3. Fighting the Kart – Fighting the kart occurs when it feels like it just doesn’t want to be on that particular spot on the racetrack. I was told early in my career that if it feels fast to be driving a kart, you’re driving wrong and you’re probably overdriving. I didn’t understand that at first because karting is fast. It’s a fast sport, but if the corners are coming up quickly and you feel out of control and everything’s just coming at you super quickly, you’re overdriving it. You should not be second-guessing yourself. You should be well in control of the kart. Fast drivers are smooth drivers. They’re in control of the kart. They’re not surprised at what’s being thrown at them on the racetrack. If you feel like you’re going into the corner and you’re really struggling to get back to the other side to set up correctly for the next corner, you’re over driving. If you come off track and you’re exhausted, you’re probably overdriving. Karting isn’t that physically demanding. You should be allowing the kart to do the majority of the work. You’re just guiding it along the racetrack. Don’t fight it. Be in tune with it. If you feel like you’re fighting with the kart, like you can’t get to the correct spot on the racetrack at the correct time, you’re probably overdriving.
4. Turning in too Early – The fourth and most obvious way to tell if you’re overdriving is if you’re turning too early into corners. I see this a lot. When you’re overdriving, the natural instinct is to pinch the kart and turn in early. You’re afraid you’re going to miss the corner so you begin to turn in just a bit early to make sure you get down to the kerb, but the problem with that is now you’re missing your true apex. You’re pinching off the corner and creating a tighter radius around this corner. If you catch yourself turning in earlier and not hitting your apexes, most likely you’re going into the corner too fast and you need to back up.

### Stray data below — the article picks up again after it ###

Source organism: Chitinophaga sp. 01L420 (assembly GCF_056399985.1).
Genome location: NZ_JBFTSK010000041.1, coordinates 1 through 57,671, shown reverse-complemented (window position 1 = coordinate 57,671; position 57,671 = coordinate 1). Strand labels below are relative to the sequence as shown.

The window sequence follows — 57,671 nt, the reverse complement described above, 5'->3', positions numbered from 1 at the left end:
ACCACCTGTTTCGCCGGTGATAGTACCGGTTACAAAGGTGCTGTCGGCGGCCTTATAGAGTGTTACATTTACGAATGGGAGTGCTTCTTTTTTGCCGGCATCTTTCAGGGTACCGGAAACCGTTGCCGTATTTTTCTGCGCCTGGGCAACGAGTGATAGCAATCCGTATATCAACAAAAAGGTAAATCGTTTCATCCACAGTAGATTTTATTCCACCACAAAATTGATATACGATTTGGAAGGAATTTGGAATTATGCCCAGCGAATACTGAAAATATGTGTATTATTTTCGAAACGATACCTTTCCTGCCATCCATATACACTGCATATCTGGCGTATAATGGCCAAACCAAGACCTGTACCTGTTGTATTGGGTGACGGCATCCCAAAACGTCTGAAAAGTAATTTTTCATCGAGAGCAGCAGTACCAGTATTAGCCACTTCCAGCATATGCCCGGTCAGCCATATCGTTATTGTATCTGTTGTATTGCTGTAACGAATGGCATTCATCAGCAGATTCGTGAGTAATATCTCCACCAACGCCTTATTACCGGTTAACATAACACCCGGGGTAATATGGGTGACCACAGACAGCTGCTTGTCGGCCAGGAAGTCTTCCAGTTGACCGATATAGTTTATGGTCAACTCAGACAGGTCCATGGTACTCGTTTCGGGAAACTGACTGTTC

5. Accordion Effect – When you’re racing, one of the most obvious ways to tell if you’re overdriving compared with your competition is when you get the accordion effect. You catch the driver ahead of you in the braking zone, and then she just pulls away at corner exit. In the next braking zone, you catch her again and she just pulls away again.
If you see this happening, that you’re not making up any ground on the driver ahead, you are probably overdriving. There is likely a happy medium here. For example, you could probably brake a little bit later than the other driver, but you don’t need to brake as late as you are now.
As we switch from one tire compound to the next, it's easy to get caught out and under or over driver. Learn more about driving on different tire compounds here!
We all know overdriving is bad. Recognizing it in our own driving while we’re still on track is critical to making improvements throughout a race weekend. Ideally, you'll recognize your weaknesses while you're on the racetrack, fix them and then improve your race as a result.
To be fast on track we have to have the ability to communicate about our setup. Improve your ability to do just that by reading this article!